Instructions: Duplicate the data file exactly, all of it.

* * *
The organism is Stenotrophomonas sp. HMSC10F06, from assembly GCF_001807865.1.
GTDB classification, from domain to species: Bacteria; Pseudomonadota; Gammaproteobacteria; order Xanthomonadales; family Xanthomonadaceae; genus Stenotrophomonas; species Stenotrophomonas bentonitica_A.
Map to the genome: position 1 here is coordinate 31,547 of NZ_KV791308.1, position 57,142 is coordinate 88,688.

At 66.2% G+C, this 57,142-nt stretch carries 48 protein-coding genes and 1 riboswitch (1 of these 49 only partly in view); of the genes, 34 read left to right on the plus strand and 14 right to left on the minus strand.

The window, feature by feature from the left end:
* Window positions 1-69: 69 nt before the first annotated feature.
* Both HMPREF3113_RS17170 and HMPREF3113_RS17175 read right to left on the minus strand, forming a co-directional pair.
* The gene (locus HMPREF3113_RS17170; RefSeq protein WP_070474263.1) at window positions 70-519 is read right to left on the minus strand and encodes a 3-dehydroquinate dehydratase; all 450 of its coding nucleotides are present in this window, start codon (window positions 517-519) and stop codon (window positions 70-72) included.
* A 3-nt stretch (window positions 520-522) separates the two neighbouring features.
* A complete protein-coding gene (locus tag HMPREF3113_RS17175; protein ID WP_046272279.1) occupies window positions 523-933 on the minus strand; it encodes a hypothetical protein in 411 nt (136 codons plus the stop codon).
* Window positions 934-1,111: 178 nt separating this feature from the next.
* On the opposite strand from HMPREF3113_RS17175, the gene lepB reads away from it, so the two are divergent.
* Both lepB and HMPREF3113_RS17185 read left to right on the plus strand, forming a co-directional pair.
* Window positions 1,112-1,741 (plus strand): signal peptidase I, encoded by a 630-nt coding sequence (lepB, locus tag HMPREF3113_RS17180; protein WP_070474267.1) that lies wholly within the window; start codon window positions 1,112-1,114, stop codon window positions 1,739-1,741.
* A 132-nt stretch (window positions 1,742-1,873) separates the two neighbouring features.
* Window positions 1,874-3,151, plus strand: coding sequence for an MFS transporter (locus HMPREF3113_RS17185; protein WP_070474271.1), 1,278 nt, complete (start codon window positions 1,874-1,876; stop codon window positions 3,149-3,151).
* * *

The organism is Stenotrophomonas sp. HMSC10F06, from assembly GCF_001807865.1.
GTDB classification, from domain to species: Bacteria; Pseudomonadota; Gammaproteobacteria; order Xanthomonadales; family Xanthomonadaceae; genus Stenotrophomonas; species Stenotrophomonas bentonitica_A.
Map to the genome: position 1 here is coordinate 31,547 of NZ_KV791308.1, position 57,142 is coordinate 88,688.

At 66.2% G+C, this 57,142-nt stretch carries 48 protein-coding genes and 1 riboswitch (1 of these 49 only partly in view); of the genes, 34 read left to right on the plus strand and 14 right to left on the minus strand.

The window, feature by feature from the left end:
* Window positions 1-69: 69 nt before the first annotated feature.
* Both HMPREF3113_RS17170 and HMPREF3113_RS17175 read right to left on the minus strand, forming a co-directional pair.
* The gene (locus HMPREF3113_RS17170; RefSeq protein WP_070474263.1) at window positions 70-519 is read right to left on the minus strand and encodes a 3-dehydroquinate dehydratase; all 450 of its coding nucleotides are present in this window, start codon (window positions 517-519) and stop codon (window positions 70-72) included.
* A 3-nt stretch (window positions 520-522) separates the two neighbouring features.
* A complete protein-coding gene (locus tag HMPREF3113_RS17175; protein ID WP_046272279.1) occupies window positions 523-933 on the minus strand; it encodes a hypothetical protein in 411 nt (136 codons plus the stop codon).
* Window positions 934-1,111: 178 nt separating this feature from the next.
* On the opposite strand from HMPREF3113_RS17175, the gene lepB reads away from it, so the two are divergent.
* Both lepB and HMPREF3113_RS17185 read left to right on the plus strand, forming a co-directional pair.
* Window positions 1,112-1,741 (plus strand): signal peptidase I, encoded by a 630-nt coding sequence (lepB, locus tag HMPREF3113_RS17180; protein WP_070474267.1) that lies wholly within the window; start codon window positions 1,112-1,114, stop codon window positions 1,739-1,741.
* A 132-nt stretch (window positions 1,742-1,873) separates the two neighbouring features.
* Window positions 1,874-3,151, plus strand: coding sequence for an MFS transporter (locus HMPREF3113_RS17185; protein WP_070474271.1), 1,278 nt, complete (start codon window positions 1,874-1,876; stop codon window positions 3,149-3,151).